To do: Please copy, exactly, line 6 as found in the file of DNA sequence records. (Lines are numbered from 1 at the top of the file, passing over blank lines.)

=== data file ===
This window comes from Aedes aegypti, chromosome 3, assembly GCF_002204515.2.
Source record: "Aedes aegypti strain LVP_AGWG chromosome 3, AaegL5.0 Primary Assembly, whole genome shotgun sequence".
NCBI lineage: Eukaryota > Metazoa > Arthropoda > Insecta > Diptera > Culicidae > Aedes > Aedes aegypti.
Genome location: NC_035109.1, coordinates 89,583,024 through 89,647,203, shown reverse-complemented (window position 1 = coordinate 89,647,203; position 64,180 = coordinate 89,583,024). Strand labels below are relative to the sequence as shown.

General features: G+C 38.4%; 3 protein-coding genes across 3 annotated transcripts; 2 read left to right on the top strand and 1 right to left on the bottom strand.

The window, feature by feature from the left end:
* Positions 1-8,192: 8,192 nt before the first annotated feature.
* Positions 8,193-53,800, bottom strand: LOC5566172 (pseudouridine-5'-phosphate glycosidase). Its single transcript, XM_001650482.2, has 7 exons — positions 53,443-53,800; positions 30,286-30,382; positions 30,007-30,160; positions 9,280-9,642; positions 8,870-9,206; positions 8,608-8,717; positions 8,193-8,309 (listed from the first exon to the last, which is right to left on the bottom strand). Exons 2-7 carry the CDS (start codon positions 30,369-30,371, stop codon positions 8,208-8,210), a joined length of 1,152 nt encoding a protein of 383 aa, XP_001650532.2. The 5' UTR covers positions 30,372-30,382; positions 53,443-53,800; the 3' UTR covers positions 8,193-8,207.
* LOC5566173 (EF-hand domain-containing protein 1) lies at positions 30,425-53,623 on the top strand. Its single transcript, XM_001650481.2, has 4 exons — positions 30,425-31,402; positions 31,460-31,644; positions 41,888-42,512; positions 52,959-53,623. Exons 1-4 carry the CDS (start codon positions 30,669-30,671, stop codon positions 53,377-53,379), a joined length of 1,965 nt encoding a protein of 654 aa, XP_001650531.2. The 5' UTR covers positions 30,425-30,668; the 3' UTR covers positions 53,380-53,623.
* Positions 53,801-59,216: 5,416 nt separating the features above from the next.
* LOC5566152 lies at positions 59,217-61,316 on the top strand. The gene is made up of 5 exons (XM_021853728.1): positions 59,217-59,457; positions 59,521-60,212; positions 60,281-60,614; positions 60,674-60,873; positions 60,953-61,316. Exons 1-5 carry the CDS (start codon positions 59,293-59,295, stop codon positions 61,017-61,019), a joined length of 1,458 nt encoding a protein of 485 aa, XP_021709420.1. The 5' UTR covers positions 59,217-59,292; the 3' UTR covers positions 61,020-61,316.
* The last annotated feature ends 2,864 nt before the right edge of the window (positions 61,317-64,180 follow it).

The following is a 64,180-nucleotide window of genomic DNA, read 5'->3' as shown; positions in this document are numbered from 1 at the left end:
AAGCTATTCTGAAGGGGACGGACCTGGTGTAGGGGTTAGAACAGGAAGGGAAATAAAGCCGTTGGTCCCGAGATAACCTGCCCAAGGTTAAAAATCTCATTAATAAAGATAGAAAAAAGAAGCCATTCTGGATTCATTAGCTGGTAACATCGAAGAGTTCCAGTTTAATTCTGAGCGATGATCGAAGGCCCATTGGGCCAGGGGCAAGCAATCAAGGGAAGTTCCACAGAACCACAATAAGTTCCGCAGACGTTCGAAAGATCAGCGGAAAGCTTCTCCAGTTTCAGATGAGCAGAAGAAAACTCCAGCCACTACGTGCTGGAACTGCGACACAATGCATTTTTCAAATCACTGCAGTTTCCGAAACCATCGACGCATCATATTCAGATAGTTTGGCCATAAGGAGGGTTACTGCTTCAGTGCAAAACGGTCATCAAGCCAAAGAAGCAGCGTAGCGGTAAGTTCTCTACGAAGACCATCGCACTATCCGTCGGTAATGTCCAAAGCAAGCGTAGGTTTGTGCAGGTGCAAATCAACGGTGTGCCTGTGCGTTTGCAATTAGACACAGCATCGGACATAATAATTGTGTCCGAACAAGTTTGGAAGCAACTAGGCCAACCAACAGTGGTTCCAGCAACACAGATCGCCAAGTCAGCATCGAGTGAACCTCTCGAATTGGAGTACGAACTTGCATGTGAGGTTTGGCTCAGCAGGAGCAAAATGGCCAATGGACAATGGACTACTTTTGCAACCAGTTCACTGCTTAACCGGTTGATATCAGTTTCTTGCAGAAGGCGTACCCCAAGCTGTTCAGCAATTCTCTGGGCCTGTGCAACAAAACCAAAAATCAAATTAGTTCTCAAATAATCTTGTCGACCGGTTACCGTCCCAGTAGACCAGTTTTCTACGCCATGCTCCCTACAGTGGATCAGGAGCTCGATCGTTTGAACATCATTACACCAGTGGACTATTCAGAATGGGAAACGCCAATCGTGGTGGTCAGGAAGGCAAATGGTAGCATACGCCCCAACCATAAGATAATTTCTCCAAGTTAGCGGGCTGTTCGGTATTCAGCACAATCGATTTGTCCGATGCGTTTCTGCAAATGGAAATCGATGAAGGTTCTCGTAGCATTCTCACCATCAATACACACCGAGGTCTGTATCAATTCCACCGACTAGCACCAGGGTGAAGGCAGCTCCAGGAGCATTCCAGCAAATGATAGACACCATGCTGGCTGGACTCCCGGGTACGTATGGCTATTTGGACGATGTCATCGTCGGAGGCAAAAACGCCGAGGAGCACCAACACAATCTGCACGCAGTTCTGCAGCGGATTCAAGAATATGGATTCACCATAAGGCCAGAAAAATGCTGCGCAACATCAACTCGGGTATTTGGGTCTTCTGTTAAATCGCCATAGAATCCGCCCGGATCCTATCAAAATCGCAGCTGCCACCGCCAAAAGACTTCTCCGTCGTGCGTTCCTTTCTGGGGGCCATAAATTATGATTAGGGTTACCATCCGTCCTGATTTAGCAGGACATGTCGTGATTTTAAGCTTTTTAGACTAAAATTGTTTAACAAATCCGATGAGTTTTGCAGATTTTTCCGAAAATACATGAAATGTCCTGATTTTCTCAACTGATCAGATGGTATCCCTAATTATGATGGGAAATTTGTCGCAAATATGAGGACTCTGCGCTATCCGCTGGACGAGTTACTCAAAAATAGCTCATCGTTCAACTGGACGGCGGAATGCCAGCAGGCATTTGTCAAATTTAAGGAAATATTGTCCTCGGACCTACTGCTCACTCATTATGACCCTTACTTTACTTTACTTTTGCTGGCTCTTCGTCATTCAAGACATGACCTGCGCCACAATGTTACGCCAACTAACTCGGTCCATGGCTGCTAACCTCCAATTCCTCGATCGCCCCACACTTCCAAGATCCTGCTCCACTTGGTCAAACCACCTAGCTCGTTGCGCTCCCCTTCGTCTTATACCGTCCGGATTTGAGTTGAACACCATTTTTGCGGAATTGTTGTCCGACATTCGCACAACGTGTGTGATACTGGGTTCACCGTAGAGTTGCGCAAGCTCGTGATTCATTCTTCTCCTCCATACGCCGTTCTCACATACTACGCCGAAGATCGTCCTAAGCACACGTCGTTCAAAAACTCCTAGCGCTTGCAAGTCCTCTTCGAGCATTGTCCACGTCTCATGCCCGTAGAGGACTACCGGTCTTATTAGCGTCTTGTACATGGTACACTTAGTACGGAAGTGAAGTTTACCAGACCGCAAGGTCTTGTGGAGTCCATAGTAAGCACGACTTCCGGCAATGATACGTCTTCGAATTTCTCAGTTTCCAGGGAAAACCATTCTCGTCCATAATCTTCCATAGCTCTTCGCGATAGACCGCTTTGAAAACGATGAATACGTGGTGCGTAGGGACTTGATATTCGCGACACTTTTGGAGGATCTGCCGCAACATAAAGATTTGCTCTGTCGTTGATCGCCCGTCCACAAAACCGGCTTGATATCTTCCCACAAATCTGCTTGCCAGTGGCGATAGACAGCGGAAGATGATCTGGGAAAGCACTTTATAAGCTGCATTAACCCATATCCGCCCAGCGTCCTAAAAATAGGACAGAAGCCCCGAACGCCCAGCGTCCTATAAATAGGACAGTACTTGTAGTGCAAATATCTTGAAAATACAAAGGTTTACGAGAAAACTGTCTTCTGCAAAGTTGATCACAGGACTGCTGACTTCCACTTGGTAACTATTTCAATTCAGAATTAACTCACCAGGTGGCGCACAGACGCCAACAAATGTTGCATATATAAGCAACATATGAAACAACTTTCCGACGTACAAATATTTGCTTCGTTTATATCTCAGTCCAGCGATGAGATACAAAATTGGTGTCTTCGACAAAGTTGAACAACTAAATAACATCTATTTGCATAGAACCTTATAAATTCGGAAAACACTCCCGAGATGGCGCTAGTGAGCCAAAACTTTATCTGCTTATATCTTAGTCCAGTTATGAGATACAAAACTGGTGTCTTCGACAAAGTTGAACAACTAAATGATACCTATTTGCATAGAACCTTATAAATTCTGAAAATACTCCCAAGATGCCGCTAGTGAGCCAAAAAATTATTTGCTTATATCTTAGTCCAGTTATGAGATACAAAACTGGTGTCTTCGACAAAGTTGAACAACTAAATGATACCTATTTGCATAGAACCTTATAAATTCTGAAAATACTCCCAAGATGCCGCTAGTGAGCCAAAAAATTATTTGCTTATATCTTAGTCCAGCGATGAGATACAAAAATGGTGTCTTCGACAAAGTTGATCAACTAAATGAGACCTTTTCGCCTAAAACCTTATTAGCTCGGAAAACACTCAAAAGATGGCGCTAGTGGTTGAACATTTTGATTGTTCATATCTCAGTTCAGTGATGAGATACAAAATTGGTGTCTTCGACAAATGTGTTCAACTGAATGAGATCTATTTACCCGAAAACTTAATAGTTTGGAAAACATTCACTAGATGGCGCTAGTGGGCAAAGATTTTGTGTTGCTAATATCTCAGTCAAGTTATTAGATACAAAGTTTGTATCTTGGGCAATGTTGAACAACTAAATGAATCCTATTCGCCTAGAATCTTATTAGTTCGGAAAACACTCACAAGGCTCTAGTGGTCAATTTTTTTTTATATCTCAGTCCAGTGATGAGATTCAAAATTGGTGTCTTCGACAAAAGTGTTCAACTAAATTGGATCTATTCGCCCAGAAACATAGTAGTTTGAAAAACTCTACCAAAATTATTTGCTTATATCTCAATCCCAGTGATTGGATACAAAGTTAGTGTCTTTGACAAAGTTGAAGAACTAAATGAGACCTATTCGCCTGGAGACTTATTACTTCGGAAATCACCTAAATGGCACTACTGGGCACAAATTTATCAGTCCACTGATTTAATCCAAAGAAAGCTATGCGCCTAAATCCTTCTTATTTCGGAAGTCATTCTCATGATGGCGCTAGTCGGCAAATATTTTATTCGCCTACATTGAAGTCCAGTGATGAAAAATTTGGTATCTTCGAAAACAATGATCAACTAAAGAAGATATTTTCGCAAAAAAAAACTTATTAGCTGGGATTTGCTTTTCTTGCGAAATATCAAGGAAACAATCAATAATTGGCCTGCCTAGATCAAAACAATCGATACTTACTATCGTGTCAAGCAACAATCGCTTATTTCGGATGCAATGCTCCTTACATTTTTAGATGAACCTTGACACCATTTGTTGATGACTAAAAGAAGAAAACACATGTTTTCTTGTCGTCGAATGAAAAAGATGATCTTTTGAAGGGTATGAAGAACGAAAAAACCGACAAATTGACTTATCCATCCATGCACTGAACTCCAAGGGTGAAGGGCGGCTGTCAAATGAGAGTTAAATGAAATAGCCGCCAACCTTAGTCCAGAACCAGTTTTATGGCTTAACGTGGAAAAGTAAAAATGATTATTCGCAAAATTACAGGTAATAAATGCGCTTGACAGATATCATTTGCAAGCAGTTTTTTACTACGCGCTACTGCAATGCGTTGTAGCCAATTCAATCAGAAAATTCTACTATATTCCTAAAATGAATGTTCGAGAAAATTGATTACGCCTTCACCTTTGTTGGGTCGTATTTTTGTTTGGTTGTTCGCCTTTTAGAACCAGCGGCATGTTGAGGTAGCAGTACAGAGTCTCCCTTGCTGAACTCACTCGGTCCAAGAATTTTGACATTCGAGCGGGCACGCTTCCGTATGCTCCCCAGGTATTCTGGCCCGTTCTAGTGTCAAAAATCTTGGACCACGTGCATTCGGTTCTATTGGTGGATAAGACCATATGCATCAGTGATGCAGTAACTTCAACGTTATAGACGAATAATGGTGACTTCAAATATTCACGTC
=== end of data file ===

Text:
The window, feature by feature from the left end: